Apr 15, 2005


written by greyworld

Trace is a permanent sound installation for the historic maze at Hampton Court Palace. As visitors pass through the maze they trigger a series of sounds that capture the intrigue and mystery of the maze’s rich heritage.

The installation encourages visitors to navigate their way around the maze using sound, until they come across the centre where they discover two benches and a compass.

As visitors passed through the many green corridors of the maze, they are tempted to follow the tantalising sound of delicate laughter that disappears around a corner. Only to find as they turn the corner that they are drawn towards a dead end, where they can overhear the fragments of an illicit conversation happening in the near distance.

As they continued on their journey through the maze they encounter other conversations and sounds the gentle call of a songbird in the distance, the seductive rustle of fine silks, or the sound of more serious court business. Slowly the sounds weave together in the visitors’ mind to create a rich tapestry of the other people who have passed through the maze over the centuries and lost themselves in the seductive privacy of its secluded corners. Which ones are real, and which are imagined?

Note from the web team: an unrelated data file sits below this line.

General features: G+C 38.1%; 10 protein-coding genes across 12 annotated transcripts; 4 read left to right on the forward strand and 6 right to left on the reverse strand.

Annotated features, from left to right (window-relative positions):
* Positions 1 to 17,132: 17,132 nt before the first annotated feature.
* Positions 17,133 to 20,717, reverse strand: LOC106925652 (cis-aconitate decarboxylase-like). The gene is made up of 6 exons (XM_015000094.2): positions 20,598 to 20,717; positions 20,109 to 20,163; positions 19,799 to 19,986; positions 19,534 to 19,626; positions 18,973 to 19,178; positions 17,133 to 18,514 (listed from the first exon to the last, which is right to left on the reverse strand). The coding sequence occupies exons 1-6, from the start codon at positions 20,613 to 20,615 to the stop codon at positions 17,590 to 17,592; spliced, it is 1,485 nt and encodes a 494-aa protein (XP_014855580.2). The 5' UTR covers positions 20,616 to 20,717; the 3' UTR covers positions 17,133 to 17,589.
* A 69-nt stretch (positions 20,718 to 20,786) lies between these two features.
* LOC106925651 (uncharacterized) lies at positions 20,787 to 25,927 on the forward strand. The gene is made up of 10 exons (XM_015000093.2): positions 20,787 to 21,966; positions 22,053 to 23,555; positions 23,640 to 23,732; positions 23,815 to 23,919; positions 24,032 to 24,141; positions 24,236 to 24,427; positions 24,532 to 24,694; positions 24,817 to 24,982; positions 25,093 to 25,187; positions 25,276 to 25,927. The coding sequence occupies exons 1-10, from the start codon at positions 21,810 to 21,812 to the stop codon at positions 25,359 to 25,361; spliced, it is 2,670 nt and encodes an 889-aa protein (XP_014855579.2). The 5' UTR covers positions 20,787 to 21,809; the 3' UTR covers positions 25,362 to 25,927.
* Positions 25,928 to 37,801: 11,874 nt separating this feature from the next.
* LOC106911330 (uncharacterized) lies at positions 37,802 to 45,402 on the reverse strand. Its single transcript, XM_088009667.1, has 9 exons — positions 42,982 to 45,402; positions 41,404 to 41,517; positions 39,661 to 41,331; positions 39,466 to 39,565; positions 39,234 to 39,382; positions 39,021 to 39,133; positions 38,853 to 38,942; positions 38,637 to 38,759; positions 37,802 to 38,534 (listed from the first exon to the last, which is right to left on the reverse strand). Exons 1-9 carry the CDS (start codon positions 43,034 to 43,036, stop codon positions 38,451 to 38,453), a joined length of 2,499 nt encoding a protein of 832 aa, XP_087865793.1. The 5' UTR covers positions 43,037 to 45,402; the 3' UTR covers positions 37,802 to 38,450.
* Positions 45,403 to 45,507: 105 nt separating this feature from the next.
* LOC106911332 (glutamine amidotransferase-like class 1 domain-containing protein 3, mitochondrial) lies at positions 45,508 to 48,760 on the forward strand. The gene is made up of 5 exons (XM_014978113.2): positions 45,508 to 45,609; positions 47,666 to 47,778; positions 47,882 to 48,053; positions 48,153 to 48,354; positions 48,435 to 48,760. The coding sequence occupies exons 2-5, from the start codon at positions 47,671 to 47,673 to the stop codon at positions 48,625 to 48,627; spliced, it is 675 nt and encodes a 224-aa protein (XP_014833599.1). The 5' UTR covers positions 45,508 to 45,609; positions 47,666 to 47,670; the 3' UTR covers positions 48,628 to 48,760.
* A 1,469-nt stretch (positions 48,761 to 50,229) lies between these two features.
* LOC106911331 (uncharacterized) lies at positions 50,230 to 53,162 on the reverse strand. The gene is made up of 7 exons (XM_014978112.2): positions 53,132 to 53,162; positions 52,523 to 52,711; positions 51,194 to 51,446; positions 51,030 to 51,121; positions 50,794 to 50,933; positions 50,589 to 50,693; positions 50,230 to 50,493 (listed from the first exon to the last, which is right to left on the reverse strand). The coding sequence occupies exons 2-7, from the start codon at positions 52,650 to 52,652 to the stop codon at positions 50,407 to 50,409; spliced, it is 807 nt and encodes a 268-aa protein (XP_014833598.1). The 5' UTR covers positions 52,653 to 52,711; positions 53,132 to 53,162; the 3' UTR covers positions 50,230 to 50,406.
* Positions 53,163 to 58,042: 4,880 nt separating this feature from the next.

When they finally reach the centre they come across a compass. As they approach it, its dial spins quickly until it rests on a particular location and plays the sound found in the maze at that moment – the rustling of a silk dress or perhaps the animated conversation of two people who are lost. The compass then takes the sound that is captured at that moment, locally, and feeds it back into the soundscape, so the present experiences of the maze are woven together with past sounds.

The benches are also sensitized and like the compass they capture the present conversations of visitors resting and combine them with past, generated, sounds to create a rich tapestry of experience.

There’s a good article about the installation from the Guardian that can be found here

The whole process of creating the sound work was documented by the BBC as part of their “Tales from the Palaces’ series, which was broadcast on BBC 2 in March 2006.